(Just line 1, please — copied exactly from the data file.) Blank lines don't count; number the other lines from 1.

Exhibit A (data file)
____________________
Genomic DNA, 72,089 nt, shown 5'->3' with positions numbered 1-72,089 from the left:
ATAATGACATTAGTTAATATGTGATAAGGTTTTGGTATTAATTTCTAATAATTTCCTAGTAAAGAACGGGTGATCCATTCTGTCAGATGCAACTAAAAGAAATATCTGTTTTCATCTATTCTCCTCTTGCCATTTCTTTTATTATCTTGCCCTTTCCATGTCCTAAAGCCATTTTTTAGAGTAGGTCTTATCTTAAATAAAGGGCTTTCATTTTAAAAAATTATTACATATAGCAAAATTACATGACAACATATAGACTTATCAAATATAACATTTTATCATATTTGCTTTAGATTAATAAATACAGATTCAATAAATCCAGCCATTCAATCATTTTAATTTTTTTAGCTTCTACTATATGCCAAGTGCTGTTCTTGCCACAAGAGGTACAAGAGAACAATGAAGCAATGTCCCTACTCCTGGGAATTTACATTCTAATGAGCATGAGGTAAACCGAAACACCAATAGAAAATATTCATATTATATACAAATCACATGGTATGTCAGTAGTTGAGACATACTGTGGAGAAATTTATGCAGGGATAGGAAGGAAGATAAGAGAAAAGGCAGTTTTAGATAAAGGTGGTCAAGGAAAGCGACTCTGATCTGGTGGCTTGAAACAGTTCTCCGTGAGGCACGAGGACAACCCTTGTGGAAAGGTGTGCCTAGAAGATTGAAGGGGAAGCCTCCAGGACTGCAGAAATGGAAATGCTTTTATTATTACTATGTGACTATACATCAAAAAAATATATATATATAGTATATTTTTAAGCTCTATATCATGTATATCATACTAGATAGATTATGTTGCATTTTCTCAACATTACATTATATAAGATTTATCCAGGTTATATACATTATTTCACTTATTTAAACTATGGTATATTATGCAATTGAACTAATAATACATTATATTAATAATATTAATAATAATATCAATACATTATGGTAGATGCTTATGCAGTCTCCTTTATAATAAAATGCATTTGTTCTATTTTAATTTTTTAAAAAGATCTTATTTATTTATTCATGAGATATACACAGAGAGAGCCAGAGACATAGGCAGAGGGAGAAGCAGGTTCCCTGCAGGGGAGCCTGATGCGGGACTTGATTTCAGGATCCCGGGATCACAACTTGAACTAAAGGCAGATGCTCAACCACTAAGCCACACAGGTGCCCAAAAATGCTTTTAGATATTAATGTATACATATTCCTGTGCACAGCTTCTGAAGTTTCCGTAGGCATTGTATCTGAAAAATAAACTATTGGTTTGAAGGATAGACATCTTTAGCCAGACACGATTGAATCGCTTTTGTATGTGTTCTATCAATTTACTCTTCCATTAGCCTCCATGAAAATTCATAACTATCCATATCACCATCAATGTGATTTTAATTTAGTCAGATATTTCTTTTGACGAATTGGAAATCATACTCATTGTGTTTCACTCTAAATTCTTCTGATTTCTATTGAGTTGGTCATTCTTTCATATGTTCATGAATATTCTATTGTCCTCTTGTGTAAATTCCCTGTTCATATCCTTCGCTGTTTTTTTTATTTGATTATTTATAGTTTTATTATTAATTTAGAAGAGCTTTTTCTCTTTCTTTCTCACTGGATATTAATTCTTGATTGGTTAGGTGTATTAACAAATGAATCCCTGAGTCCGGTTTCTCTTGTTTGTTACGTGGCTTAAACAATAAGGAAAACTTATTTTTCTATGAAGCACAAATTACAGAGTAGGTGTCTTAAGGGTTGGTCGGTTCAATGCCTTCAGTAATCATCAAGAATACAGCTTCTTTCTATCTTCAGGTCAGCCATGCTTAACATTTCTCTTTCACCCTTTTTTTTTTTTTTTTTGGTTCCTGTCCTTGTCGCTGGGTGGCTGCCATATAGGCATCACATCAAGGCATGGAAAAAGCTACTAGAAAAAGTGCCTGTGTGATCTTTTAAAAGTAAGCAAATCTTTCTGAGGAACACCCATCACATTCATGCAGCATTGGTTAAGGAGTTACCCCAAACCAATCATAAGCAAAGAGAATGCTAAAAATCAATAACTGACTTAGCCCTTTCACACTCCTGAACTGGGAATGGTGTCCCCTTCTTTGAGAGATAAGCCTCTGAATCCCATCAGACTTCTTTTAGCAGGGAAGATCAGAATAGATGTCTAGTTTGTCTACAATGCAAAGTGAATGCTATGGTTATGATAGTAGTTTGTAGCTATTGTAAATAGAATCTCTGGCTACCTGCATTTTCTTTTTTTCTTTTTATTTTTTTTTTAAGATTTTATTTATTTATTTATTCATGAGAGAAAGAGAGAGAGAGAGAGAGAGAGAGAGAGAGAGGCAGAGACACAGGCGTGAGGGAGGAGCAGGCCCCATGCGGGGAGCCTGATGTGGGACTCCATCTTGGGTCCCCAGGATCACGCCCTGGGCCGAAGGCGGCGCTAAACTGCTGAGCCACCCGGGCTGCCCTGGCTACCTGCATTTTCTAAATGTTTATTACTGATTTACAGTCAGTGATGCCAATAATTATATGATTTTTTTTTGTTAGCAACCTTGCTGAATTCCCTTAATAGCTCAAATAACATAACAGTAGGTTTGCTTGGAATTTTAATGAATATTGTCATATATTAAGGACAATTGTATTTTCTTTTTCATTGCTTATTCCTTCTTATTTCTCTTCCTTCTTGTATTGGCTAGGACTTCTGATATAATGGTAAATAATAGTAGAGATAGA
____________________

Genomic DNA, 72,089 nt, shown 5'->3' with positions numbered 1-72,089 from the left: